Actors straddle line between movies, TV

By Robert W. Butler
McClatchy-Tribune Service

There was once a time, children, when an actor could be a movie star or a TV star, but not at the same time. I know, it sounds silly. But that’s the way Hollywood worked.

Maybe it was a lingering resentment from the 1950s, when the rise of television threatened the movie business. Perhaps the hurry-up shooting schedules and limited budgets of TV created a schism between pampered movie stars and the working stiffs knocking out episodes for the boob tube.

And then there was a feeling that people wouldn’t pay to see actors in a theater when they could see them for free in their living rooms.

Whatever the reason, for more than 40 years this odd strain of Hollywood apartheid was in effect. A few actors – James Garner comes to mind – could have a hit TV series and pop in and out of a string of successful movies. But they were the exceptions.

You didn’t see John Wayne on a TV show … unless it was in a guest spot playing himself on “I Love Lucy.” Elizabeth Taylor didn’t mess with the small screen.

On the other hand, many an actor has started out on television and left it behind for the movies.

Last weekend’s box office champ was “Just Go With It,” starring Adam Sandler, once a fixture on “Saturday Night Live,” and Jennifer Aniston, the former “Friend.”

Clint Eastwood? Yeah, some of us old-timers can remember when he played trail scout Rowdy Yates on TV’s “Rawhide.”

George Clooney became a household name on “ER” after a slew of failed sitcoms. Another TV doctor: Denzel Washington on “St. Elsewhere.” Johnny Depp once chased crooks every Sunday night on “21 Jump Street.” And Will Smith used to be “The Fresh Prince of Bel-Air.”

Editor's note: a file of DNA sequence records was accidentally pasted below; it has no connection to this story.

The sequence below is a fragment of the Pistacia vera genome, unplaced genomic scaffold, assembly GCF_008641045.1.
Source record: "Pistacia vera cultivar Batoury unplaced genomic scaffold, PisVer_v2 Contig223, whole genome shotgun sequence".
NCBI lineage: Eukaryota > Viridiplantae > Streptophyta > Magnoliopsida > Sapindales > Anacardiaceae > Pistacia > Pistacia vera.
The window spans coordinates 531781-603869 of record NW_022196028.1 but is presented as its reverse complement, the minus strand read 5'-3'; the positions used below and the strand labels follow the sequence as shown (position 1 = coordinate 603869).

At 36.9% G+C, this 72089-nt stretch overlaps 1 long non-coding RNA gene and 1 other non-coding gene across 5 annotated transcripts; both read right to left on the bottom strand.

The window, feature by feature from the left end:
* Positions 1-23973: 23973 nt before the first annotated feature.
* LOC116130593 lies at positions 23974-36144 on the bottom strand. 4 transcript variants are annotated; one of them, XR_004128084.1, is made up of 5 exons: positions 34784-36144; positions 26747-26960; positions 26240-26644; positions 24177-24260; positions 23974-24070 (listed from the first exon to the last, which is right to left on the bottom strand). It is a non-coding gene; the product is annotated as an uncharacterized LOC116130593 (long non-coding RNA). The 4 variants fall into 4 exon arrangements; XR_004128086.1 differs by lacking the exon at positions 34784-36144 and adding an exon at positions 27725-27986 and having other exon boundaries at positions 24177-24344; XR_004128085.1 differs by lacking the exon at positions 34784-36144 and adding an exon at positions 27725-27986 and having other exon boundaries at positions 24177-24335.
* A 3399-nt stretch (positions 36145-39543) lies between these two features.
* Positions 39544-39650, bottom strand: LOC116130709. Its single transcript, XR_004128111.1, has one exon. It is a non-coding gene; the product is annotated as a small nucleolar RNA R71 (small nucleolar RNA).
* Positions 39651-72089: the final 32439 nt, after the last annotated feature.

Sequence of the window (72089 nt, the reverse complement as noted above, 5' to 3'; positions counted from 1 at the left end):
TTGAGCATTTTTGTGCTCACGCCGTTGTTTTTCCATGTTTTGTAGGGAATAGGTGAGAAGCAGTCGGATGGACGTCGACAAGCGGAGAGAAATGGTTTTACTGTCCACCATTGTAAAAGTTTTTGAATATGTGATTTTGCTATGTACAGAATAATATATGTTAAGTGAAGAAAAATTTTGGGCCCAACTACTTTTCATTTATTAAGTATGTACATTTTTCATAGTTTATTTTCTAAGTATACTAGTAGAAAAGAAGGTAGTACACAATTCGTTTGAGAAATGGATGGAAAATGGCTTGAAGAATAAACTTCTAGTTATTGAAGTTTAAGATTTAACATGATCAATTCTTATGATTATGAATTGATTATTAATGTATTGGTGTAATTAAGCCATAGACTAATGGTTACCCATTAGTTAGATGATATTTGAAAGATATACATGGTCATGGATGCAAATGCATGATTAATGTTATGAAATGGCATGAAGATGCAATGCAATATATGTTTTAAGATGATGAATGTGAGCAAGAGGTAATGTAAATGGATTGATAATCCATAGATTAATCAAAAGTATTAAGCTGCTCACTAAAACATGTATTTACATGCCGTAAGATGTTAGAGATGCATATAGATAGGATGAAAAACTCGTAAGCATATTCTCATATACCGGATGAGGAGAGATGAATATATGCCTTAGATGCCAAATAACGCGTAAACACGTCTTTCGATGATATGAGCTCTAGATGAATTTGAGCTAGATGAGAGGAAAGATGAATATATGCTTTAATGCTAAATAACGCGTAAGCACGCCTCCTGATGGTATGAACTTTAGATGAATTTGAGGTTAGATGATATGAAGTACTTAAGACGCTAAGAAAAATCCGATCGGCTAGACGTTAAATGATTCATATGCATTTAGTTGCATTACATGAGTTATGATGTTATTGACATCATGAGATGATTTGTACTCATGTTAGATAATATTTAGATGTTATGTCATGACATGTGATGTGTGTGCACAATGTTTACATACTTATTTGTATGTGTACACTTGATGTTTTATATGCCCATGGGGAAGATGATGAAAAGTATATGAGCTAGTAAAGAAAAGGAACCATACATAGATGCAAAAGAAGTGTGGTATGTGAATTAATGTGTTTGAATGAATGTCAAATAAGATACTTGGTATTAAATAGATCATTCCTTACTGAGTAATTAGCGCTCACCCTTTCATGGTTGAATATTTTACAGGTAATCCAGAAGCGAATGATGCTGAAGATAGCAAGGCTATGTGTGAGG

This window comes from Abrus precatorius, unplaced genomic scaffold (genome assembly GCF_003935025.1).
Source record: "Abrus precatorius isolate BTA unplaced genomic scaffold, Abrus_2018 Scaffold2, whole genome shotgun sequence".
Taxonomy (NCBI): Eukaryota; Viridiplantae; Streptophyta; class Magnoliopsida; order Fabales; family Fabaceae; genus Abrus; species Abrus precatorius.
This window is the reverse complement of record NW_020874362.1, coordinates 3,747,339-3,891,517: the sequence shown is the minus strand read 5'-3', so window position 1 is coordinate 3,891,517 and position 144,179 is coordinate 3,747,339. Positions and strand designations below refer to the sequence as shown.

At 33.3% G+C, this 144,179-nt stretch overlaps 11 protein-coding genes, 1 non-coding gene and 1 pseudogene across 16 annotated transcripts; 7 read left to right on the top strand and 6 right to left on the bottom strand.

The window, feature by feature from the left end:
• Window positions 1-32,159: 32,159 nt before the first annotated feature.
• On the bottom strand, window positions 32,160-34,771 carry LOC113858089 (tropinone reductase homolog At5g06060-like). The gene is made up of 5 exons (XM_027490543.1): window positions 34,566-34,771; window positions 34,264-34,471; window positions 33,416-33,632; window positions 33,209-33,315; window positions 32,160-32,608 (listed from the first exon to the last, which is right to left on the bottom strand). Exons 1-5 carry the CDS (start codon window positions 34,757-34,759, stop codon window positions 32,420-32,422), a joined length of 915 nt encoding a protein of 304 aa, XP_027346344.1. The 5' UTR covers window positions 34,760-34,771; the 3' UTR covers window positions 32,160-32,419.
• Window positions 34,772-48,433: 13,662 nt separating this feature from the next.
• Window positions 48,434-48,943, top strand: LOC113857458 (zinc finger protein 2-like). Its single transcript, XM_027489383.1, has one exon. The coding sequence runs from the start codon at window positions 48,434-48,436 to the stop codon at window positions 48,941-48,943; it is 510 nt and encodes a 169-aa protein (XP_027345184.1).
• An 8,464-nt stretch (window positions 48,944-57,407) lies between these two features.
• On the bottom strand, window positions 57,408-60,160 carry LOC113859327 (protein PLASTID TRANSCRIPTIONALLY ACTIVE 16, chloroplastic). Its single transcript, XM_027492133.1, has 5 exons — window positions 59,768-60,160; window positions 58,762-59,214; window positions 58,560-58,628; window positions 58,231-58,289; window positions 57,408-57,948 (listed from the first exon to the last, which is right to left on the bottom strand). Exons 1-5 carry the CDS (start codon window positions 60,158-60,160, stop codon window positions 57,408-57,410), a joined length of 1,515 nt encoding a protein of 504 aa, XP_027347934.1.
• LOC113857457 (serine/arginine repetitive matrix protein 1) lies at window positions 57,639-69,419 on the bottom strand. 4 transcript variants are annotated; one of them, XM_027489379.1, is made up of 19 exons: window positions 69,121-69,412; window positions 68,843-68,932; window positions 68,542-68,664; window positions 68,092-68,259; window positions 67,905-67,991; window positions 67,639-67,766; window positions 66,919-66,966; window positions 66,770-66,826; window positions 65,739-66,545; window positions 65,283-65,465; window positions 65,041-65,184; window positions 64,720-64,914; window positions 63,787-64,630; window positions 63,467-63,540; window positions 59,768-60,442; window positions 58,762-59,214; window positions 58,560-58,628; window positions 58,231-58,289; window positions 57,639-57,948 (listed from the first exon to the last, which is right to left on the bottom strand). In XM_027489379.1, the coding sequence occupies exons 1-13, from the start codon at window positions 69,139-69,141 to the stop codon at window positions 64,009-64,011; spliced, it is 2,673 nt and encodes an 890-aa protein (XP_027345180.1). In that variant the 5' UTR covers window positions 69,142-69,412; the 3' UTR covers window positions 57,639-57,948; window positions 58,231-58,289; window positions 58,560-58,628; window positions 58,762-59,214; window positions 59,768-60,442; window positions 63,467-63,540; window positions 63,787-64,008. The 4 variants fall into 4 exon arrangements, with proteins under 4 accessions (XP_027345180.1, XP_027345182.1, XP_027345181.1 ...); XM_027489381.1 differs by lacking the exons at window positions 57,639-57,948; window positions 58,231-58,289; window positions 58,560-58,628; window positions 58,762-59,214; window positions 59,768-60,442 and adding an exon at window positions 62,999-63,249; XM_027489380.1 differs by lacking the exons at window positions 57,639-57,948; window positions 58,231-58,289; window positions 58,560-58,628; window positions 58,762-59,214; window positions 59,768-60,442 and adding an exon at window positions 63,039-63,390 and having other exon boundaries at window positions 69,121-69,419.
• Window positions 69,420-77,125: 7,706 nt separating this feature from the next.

Before winning an Oscar, Helen Hunt starred in TV’s “Mad About You.” Before she was Private Benjamin, Goldie Hawn was a “Laugh-In” girl.

But far from being a thespian ghetto, TV series are now regarded as a launching pad for talent that moves effortlessly between the big and small screens.

On Friday we’ll see the opening of “Cedar Rapids,” a comedy starring Ed Helms. Helms has been on TV in “The Daily Show” and “The Office.” Two years ago he stood out in the raunchy ensemble movie comedy “The Hangover,” and, wham, he now has his name above the title of a theatrical film.

Whether he will become a true movie star, of course, is up to you ticket buyers.

Jason Sudeikis co-stars in the big-screen comedy “Hall Pass,” opening Friday, but is still a regular on “Saturday Night Live.” One of his co-stars: Jenna Fischer of “The Office.”

The trajectory of Steve Carell’s career is in many ways typical. Get on a hit TV comedy (Carell was a correspondent on “The Daily Show,” then grabbed the lead in “The Office”), build a rabid fan base, try a few movie comedies (“The 40-Year-Old Virgin,” “Evan Almighty,” “Get Smart”),and after a while you can give up the daily slog of a hit TV show and concentrate just on movies.

Nowadays the system even works in reverse. Actors whose movie careers have cooled can reinvent themselves on TV.

Exhibit No. 1: Charlie Sheen. Yes, kids, he was once regarded as a movie star and had the lead in an Academy Award-winning film (“Wall Street”). But by taking a gig on TV’s “Two and a Half Men,” Sheen achieved a level of recognition (for good or ill) he never enjoyed when strictly a movie actor. In fact, he’s now one of the highest paid performers in the industry. (Let’s not get into how he spends all that disposable income.)

Of course, Charlie is only following in the footsteps of his father, Martin Sheen, who starred in landmark films like “Badlands” and “Apocalypse Now” and later signed on to play the POTUS (that’s president of the United States ) in TV’s “The West Wing.”

Alec Baldwin was once thought of as exclusively a screen actor. But not since landing an Emmy-winning role on TV’s “30 Rock,” with co-star Tina Fey, who also dabbles in movies.

Actresses of a certain age have long lamented the lack of good movie roles, but television isn’t nearly so myopic. So we have two-time Oscar winner Sally Field in “Brothers and Sisters,” Glenn Close in “The Shield” and “Damages,” Kyra Sedgwick in “The Closer.”

Modern Hollywood really doesn’t care how an actor gets famous. TV, movies … at some point we’ll probably see some actor become a huge star on the basis of his/her website.

The point is that stars are, to some extent, bankable. Whether they bring fans from TV to the movie theater or the other way around, it’s our willingness to follow them that matters.